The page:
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Unusual Cancers of Childhood (PDQ®): Treatment - Patient Information [NCI] - Other Rare Unusual Cancers of Childhood



There are several types of MEN syndrome, and each type may need different treatment:

  • Patients with the MEN1 syndrome are treated for parathyroid, pancreatic and pituitary tumors.
  • Patients with the MEN2A syndrome usually have surgery to remove the thyroid by age 5 or earlier if genetic tests show certain gene changes. The surgery is done to diagnose cancer or to prevent cancer from forming or spreading.
  • Infants with the MEN2B syndrome may have the thyroid removed to prevent cancer.
  • Patients with Hirschsprung disease and certain gene changes may have the thyroid removed to prevent cancer.
  • A clinical trial of targeted therapy with a tyrosine kinase inhibitor for medullary thyroid cancer.

Pheochromocytoma and Paraganglioma

Pheochromocytoma and paraganglioma are rare tumors that come from the same type of nerve tissue.

  • Pheochromocytoma forms in the adrenal glands. There are two adrenal glands, one on top of each kidney in the back of the upper abdomen. Each adrenal gland has two parts. The outer layer of the adrenal gland is the adrenal cortex. The center of the adrenal gland is the adrenal medulla. Pheochromocytoma is a tumor of the adrenal medulla. The adrenal glands make important hormones called catecholamines. Adrenaline (epinephrine) and noradrenaline (norepinephrine) are two types of catecholamines that help control heart rate, blood pressure, blood sugar, and the way the body reacts to stress. Some pheochromocytomas release extra adrenaline and noradrenaline into the blood and cause symptoms of disease.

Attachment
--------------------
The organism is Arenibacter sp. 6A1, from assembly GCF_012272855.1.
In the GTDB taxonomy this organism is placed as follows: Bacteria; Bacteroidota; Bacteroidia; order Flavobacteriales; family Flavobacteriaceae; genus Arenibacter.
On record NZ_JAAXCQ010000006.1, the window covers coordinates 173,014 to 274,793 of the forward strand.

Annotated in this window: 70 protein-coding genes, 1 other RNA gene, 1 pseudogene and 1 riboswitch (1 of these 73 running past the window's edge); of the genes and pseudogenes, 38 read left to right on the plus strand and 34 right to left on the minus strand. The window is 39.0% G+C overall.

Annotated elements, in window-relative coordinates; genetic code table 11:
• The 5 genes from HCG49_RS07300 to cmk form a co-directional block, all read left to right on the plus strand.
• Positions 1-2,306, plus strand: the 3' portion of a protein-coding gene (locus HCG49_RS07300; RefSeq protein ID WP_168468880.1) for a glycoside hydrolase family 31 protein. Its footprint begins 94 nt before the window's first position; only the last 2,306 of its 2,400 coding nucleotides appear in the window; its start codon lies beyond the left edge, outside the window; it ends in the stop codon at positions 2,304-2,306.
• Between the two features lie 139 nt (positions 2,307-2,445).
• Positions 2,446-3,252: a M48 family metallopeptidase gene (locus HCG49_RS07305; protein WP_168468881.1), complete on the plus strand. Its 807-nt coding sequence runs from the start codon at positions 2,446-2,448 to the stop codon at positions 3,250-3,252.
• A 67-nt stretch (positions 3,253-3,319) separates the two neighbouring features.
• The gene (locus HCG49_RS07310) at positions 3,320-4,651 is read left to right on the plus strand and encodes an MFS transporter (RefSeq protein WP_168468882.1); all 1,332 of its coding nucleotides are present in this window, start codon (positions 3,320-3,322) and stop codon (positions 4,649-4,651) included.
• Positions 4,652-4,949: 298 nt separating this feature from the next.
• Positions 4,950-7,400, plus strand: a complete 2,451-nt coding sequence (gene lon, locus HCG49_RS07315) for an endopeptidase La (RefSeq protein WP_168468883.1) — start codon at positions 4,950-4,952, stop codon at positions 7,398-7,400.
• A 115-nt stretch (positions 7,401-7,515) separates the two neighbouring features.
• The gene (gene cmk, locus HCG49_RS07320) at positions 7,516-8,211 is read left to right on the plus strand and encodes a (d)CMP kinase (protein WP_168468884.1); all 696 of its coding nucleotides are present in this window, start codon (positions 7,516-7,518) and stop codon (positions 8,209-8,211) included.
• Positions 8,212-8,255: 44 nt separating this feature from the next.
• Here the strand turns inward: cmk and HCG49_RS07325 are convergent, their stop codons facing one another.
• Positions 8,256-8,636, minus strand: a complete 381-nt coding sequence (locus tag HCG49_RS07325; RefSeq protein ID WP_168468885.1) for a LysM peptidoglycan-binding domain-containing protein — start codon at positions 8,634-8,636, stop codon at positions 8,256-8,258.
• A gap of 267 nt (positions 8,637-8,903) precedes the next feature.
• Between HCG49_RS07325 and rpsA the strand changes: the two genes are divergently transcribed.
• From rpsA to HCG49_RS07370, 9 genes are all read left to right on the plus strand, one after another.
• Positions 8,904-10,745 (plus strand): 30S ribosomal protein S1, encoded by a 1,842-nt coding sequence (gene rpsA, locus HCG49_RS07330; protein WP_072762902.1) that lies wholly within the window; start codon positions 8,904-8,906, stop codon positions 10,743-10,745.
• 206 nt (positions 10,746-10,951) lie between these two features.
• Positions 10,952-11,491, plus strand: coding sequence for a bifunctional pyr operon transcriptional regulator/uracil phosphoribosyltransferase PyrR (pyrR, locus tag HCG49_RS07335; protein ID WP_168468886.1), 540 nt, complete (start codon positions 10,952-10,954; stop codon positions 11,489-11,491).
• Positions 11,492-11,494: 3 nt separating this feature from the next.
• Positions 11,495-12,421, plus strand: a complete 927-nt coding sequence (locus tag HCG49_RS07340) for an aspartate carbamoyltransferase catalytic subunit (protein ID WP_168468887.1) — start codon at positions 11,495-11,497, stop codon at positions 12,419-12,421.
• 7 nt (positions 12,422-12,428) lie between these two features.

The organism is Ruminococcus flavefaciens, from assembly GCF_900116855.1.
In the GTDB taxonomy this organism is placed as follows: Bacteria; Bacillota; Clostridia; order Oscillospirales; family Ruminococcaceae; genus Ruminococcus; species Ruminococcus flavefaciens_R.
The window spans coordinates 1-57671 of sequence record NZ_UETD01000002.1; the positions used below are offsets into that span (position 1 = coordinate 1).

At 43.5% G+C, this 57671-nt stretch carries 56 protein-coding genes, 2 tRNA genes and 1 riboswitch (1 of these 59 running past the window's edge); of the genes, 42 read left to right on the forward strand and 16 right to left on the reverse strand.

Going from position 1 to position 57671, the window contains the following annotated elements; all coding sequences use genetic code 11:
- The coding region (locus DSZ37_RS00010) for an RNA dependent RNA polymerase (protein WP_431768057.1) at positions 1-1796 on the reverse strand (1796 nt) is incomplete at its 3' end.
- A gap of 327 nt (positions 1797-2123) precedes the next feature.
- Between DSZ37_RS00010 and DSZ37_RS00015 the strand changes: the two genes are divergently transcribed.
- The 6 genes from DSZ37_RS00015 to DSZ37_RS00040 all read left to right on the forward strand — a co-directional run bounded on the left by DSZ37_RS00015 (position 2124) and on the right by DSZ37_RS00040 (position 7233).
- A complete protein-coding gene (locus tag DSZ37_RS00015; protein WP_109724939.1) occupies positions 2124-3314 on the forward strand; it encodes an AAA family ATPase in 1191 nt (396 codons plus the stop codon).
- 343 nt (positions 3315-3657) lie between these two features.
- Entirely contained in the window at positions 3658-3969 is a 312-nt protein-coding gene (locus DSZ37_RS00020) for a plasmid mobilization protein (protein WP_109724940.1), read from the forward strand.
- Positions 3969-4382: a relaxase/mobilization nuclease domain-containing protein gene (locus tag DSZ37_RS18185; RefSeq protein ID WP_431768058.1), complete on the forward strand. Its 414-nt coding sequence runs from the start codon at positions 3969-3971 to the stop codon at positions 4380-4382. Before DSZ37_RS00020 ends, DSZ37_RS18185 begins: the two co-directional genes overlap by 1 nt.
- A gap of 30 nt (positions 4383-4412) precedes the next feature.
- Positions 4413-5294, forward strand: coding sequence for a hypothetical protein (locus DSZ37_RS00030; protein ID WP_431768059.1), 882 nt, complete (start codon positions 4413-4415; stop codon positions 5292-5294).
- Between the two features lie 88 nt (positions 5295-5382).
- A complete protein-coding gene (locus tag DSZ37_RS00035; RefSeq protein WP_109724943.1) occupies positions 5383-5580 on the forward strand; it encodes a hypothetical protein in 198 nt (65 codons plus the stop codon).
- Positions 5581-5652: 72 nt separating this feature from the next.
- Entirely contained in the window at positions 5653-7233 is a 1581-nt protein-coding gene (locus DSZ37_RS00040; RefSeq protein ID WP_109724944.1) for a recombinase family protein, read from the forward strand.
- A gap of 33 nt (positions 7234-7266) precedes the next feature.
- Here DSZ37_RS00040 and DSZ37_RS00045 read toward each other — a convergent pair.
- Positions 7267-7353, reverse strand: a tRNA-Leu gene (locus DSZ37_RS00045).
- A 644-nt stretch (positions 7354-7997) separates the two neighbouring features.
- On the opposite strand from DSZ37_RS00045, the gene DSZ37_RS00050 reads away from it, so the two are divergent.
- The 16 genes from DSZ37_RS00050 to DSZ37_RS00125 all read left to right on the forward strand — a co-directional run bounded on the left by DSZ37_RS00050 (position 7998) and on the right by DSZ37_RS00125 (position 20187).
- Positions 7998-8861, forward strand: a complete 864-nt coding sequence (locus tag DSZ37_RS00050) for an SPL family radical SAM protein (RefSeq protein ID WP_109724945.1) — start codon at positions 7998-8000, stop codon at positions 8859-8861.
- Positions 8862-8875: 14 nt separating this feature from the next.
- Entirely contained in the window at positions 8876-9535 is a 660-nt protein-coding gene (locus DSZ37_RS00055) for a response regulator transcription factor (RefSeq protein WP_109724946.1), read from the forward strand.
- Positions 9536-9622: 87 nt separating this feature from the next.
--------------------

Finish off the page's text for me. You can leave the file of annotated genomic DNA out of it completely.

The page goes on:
• Paraganglioma forms outside the adrenal glands near the carotid artery, along nerve pathways in the head and neck, and in other parts of the body. Some paragangliomas make extra catecholamines called adrenaline and noradrenaline. The release of extra adrenaline and noradrenaline into the blood may cause symptoms of disease.

Risk Factors, Symptoms, and Diagnostic and Staging Tests

Anything that increases your chance of getting a disease is called a risk factor. Having a risk factor doesn't mean that you will get cancer; not having risk factors doesn't mean that you will not get cancer. Talk with your child's doctor if you think your child may be at risk.

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